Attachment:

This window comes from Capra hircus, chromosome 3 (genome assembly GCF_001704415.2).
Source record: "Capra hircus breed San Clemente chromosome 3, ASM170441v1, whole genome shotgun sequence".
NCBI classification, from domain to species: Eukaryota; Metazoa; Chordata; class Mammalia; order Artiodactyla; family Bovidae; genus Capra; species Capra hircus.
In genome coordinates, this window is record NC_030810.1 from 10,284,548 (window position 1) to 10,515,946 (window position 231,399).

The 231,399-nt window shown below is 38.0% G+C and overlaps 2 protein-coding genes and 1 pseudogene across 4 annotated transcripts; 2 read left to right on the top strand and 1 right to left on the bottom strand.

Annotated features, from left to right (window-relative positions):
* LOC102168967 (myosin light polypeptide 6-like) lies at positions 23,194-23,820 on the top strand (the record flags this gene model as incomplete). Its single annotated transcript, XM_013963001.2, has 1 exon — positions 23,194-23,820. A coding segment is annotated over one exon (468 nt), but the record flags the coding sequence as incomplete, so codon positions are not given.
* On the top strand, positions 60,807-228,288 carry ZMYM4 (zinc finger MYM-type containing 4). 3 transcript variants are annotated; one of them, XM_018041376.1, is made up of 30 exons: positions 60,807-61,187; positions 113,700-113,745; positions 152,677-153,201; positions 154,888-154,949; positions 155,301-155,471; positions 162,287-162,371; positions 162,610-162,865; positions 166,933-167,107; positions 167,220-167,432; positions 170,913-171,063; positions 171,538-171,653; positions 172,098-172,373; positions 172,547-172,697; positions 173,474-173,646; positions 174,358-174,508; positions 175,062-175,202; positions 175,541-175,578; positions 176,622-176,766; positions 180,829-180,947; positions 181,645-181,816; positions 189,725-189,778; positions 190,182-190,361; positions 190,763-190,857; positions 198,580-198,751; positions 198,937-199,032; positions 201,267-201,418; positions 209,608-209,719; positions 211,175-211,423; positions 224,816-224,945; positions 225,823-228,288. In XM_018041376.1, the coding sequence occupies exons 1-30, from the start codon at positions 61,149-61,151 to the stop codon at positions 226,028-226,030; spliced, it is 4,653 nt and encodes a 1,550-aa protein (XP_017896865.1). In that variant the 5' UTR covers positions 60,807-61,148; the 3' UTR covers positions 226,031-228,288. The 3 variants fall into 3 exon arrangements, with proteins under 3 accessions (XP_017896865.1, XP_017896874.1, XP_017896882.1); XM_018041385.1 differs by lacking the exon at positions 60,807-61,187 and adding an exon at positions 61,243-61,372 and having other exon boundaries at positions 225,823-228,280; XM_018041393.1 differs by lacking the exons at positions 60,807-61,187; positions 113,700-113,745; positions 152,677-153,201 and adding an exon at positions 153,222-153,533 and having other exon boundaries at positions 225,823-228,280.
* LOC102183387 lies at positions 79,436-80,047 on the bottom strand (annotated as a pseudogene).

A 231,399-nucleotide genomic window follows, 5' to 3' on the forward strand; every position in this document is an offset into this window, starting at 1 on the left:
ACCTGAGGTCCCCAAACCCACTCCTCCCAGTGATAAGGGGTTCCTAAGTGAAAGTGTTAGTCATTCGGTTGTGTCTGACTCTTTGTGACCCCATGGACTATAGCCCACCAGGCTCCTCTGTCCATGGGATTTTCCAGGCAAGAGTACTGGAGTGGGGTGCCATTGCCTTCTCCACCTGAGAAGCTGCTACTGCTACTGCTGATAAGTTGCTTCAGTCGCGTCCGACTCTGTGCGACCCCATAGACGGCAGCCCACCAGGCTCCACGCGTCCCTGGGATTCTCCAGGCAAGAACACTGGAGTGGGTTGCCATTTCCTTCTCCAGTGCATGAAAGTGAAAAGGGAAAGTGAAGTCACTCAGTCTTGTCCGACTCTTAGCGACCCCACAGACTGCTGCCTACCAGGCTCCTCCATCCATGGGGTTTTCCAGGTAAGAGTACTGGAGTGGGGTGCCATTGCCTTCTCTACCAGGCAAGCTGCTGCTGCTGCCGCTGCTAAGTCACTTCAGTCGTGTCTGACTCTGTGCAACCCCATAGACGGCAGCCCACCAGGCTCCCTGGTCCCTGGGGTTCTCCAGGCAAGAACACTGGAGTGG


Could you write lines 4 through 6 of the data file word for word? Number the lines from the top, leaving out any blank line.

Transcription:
In genome coordinates, this window is record NC_030810.1 from 10,284,548 (window position 1) to 10,515,946 (window position 231,399).

The 231,399-nt window shown below is 38.0% G+C and overlaps 2 protein-coding genes and 1 pseudogene across 4 annotated transcripts; 2 read left to right on the top strand and 1 right to left on the bottom strand.

Annotated features, from left to right (window-relative positions):